The Purpose of Luke’s Gospel
“Inasmuch as many have taken in hand to set in order a narrative of those things which have been fulfilled among us, just as those who from the beginning were eyewitnesses and ministers of the word delivered them to us, it seemed good to me also, having had perfect understanding of all things from the very first, to write to you an orderly account, most excellent Theophilus, that you may know the certainty of those things in which you were instructed.”
In this brief introduction to the Gospel of Luke, please notice three points of interest. There may be more, yet if we center our thoughts on these three, our understanding of the gospel and our study activity will become more focused.
First of all, Luke writes to us explaining that in the early days, many people took up the task of setting in order a narrative of the life of Jesus, the Son of God. It would seem by this statement that besides the inspired accounts of Matthew, Mark and John, there were also uninspired writers who “set in order” the events of Jesus’ life either for themselves or for the benefit of their family and friends. The very idea that many people would write about the life of one man indicates that His deeds were worth remembering.
Secondly, Luke indicates that it was good that he himself should write an account of Christ’s life. He makes this observation based upon certain qualifications that other writers did not have. For instance, he had been in the company of eyewitnesses who had accurately told him the details of the events and again another qualification which appears to go hand in hand with the first; Luke “had a perfect understanding of all these things from the very first” that is to say that Luke had accurately followed the events of Jesus’ life from the start. Following this line of reasoning, Luke declares that an “orderly account” should be written for “Theophilus” (one who loves God).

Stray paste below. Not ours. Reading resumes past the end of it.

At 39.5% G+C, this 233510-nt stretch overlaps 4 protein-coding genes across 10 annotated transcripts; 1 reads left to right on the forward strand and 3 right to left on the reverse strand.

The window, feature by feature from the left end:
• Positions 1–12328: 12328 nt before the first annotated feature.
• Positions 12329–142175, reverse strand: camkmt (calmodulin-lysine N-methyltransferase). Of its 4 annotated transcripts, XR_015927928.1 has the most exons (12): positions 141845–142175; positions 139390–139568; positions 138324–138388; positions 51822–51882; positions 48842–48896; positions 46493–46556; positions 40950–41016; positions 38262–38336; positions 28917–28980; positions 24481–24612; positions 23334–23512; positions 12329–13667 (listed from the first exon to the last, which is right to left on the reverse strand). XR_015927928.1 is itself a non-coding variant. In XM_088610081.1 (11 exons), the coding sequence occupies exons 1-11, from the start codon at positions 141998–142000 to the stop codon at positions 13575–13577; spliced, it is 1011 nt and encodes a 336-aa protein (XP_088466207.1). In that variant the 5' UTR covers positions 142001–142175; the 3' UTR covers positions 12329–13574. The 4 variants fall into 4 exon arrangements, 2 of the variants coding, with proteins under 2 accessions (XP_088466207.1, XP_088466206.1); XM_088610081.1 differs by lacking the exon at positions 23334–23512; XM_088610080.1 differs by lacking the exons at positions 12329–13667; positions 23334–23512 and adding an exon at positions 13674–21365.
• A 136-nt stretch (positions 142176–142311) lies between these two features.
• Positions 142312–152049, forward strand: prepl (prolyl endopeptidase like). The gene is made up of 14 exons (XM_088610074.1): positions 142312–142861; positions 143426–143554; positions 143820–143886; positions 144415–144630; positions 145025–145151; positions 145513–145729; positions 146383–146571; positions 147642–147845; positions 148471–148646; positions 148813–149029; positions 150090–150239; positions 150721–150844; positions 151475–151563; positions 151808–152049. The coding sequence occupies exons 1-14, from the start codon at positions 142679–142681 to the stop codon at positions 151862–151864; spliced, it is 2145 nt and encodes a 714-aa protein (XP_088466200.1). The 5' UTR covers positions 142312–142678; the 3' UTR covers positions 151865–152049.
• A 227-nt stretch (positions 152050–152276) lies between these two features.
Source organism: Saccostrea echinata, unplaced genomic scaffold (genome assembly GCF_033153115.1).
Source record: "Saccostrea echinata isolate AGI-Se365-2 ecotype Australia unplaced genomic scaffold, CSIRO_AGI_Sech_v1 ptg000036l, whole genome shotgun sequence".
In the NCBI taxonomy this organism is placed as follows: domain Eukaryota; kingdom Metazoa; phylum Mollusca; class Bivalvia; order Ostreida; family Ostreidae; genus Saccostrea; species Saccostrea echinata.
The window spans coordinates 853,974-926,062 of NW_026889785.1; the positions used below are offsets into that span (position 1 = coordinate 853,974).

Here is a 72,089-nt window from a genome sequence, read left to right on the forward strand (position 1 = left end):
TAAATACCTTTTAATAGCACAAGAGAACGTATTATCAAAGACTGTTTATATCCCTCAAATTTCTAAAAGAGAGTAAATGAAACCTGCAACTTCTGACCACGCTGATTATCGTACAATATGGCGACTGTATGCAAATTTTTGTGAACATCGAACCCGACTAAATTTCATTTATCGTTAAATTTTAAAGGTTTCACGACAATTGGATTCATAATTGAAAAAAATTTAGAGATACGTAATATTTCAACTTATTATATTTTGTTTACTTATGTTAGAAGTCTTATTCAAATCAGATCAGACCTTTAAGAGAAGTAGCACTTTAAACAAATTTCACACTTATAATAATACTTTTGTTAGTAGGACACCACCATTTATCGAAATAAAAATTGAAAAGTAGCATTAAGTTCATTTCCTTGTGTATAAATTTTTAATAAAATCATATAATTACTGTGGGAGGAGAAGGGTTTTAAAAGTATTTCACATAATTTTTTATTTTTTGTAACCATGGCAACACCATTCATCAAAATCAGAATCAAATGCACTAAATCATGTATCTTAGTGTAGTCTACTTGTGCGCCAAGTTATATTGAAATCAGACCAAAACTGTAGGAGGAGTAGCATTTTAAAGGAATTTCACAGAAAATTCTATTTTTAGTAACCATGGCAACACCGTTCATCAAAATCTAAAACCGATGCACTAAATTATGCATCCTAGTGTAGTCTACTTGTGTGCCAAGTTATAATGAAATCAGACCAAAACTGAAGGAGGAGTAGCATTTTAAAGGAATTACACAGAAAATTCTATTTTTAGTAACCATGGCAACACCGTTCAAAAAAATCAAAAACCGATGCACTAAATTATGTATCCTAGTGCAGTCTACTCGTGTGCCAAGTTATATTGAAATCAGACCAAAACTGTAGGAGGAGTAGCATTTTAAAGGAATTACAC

The final point I should declare from the opening words of Luke concern the reason behind the written gospel; “That you may know the certainty.” Luke understood that an accurate knowledge of the earthly life of Christ would strengthen the faith of Christians everywhere. When you become well acquainted with good people, you learn to trust them and you are apt to follow their instructions if you know they have your best interest at heart. Now see the application: The clear evidence of Christ’s life gives us reason to follow the instructions of the apostle’s doctrine. Why? Because their doctrine was based upon the facts of Jesus being the Son of God, His perfect fulfillment of God’s will, and His love for us.
Now, what should we learn from these facts declared? First and foremost we should learn to pray with thanksgiving that God inspired men such as Luke to accurately record for us a narrative of the life, death and resurrection of Christ. Secondly, if we are sincere in that prayer, then we owe it to ourselves to personally study the events of the gospel. Finally, having armed ourselves with godly knowledge, we are better prepared to serve God, others, and ourselves by living according to the things by which we have been instructed. Give yourself a test. Sit down one evening with pen and paper at a time and place where there are no distractions. Then set about to record the events of the life of Christ as best you know them. You may be surprised to realize the fullness or the scarcity of your own knowledge!
By Kenneth R. Peden
From Expository Files 10.6; June, 2003